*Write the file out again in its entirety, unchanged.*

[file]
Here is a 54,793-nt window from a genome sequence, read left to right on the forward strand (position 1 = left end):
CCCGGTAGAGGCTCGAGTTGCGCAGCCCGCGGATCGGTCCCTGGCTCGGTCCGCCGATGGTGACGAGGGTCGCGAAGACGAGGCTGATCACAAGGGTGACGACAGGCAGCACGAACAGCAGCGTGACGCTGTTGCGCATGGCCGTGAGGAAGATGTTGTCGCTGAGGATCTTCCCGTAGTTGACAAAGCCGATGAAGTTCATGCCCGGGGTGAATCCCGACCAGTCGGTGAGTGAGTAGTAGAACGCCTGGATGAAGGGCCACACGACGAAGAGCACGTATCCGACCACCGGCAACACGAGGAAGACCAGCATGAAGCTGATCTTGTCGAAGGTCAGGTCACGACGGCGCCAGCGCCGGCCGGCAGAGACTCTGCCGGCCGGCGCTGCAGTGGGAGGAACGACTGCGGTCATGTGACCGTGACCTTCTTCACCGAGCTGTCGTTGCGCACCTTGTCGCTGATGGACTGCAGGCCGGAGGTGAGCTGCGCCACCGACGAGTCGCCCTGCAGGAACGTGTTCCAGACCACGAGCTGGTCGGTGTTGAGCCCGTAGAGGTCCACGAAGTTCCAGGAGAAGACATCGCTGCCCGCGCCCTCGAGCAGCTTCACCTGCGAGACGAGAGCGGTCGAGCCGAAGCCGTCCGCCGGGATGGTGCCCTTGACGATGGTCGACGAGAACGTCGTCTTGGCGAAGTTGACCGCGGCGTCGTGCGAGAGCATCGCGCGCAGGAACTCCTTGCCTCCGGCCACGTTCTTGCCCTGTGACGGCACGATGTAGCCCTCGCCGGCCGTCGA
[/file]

Here is a 54,793-nt window from a genome sequence, read left to right on the forward strand (position 1 = left end):
CCCGGTAGAGGCTCGAGTTGCGCAGCCCGCGGATCGGTCCCTGGCTCGGTCCGCCGATGGTGACGAGGGTCGCGAAGACGAGGCTGATCACAAGGGTGACGACAGGCAGCACGAACAGCAGCGTGACGCTGTTGCGCATGGCCGTGAGGAAGATGTTGTCGCTGAGGATCTTCCCGTAGTTGACAAAGCCGATGAAGTTCATGCCCGGGGTGAATCCCGACCAGTCGGTGAGTGAGTAGTAGAACGCCTGGATGAAGGGCCACACGACGAAGAGCACGTATCCGACCACCGGCAACACGAGGAAGACCAGCATGAAGCTGATCTTGTCGAAGGTCAGGTCACGACGGCGCCAGCGCCGGCCGGCAGAGACTCTGCCGGCCGGCGCTGCAGTGGGAGGAACGACTGCGGTCATGTGACCGTGACCTTCTTCACCGAGCTGTCGTTGCGCACCTTGTCGCTGATGGACTGCAGGCCGGAGGTGAGCTGCGCCACCGACGAGTCGCCCTGCAGGAACGTGTTCCAGACCACGAGCTGGTCGGTGTTGAGCCCGTAGAGGTCCACGAAGTTCCAGGAGAAGACATCGCTGCCCGCGCCCTCGAGCAGCTTCACCTGCGAGACGAGAGCGGTCGAGCCGAAGCCGTCCGCCGGGATGGTGCCCTTGACGATGGTCGACGAGAACGTCGTCTTGGCGAAGTTGACCGCGGCGTCGTGCGAGAGCATCGCGCGCAGGAACTCCTTGCCTCCGGCCACGTTCTTGCCCTGTGACGGCACGATGTAGCCCTCGCCGGCCGTCGA